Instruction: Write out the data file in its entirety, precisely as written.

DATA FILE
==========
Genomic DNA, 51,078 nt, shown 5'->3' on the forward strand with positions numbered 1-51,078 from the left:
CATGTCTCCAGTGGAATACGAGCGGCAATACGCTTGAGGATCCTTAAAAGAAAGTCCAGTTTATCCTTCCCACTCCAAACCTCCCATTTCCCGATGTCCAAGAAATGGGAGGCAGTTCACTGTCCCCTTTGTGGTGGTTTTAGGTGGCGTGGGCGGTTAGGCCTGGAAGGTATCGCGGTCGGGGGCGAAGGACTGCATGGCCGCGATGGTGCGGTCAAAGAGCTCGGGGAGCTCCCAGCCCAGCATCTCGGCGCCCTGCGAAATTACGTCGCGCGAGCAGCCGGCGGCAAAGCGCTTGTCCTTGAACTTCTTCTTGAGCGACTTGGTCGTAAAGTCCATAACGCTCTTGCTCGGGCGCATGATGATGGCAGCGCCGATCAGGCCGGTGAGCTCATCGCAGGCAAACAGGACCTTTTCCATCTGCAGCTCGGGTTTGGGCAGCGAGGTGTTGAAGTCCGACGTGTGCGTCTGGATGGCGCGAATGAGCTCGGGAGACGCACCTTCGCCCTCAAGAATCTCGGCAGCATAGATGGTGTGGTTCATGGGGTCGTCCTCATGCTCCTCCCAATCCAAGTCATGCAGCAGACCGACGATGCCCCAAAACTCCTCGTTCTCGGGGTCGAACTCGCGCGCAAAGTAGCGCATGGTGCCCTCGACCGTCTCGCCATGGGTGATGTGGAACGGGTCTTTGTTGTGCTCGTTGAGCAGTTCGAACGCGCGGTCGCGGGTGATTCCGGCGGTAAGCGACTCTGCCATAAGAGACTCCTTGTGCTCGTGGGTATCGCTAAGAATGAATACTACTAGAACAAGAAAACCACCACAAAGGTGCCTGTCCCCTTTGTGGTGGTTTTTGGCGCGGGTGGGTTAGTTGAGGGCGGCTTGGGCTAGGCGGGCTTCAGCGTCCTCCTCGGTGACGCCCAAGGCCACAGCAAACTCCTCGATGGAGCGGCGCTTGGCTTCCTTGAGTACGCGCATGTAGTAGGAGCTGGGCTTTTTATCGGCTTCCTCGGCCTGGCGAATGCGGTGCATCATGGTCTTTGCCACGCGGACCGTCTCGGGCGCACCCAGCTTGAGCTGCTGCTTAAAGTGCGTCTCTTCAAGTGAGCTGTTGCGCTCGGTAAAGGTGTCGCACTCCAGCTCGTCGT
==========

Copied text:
Genomic DNA, 51,078 nt, shown 5'->3' on the forward strand with positions numbered 1-51,078 from the left:
CATGTCTCCAGTGGAATACGAGCGGCAATACGCTTGAGGATCCTTAAAAGAAAGTCCAGTTTATCCTTCCCACTCCAAACCTCCCATTTCCCGATGTCCAAGAAATGGGAGGCAGTTCACTGTCCCCTTTGTGGTGGTTTTAGGTGGCGTGGGCGGTTAGGCCTGGAAGGTATCGCGGTCGGGGGCGAAGGACTGCATGGCCGCGATGGTGCGGTCAAAGAGCTCGGGGAGCTCCCAGCCCAGCATCTCGGCGCCCTGCGAAATTACGTCGCGCGAGCAGCCGGCGGCAAAGCGCTTGTCCTTGAACTTCTTCTTGAGCGACTTGGTCGTAAAGTCCATAACGCTCTTGCTCGGGCGCATGATGATGGCAGCGCCGATCAGGCCGGTGAGCTCATCGCAGGCAAACAGGACCTTTTCCATCTGCAGCTCGGGTTTGGGCAGCGAGGTGTTGAAGTCCGACGTGTGCGTCTGGATGGCGCGAATGAGCTCGGGAGACGCACCTTCGCCCTCAAGAATCTCGGCAGCATAGATGGTGTGGTTCATGGGGTCGTCCTCATGCTCCTCCCAATCCAAGTCATGCAGCAGACCGACGATGCCCCAAAACTCCTCGTTCTCGGGGTCGAACTCGCGCGCAAAGTAGCGCATGGTGCCCTCGACCGTCTCGCCATGGGTGATGTGGAACGGGTCTTTGTTGTGCTCGTTGAGCAGTTCGAACGCGCGGTCGCGGGTGATTCCGGCGGTAAGCGACTCTGCCATAAGAGACTCCTTGTGCTCGTGGGTATCGCTAAGAATGAATACTACTAGAACAAGAAAACCACCACAAAGGTGCCTGTCCCCTTTGTGGTGGTTTTTGGCGCGGGTGGGTTAGTTGAGGGCGGCTTGGGCTAGGCGGGCTTCAGCGTCCTCCTCGGTGACGCCCAAGGCCACAGCAAACTCCTCGATGGAGCGGCGCTTGGCTTCCTTGAGTACGCGCATGTAGTAGGAGCTGGGCTTTTTATCGGCTTCCTCGGCCTGGCGAATGCGGTGCATCATGGTCTTTGCCACGCGGACCGTCTCGGGCGCACCCAGCTTGAGCTGCTGCTTAAAGTGCGTCTCTTCAAGTGAGCTGTTGCGCTCGGTAAAGGTGTCGCACTCCAGCTCGTCGT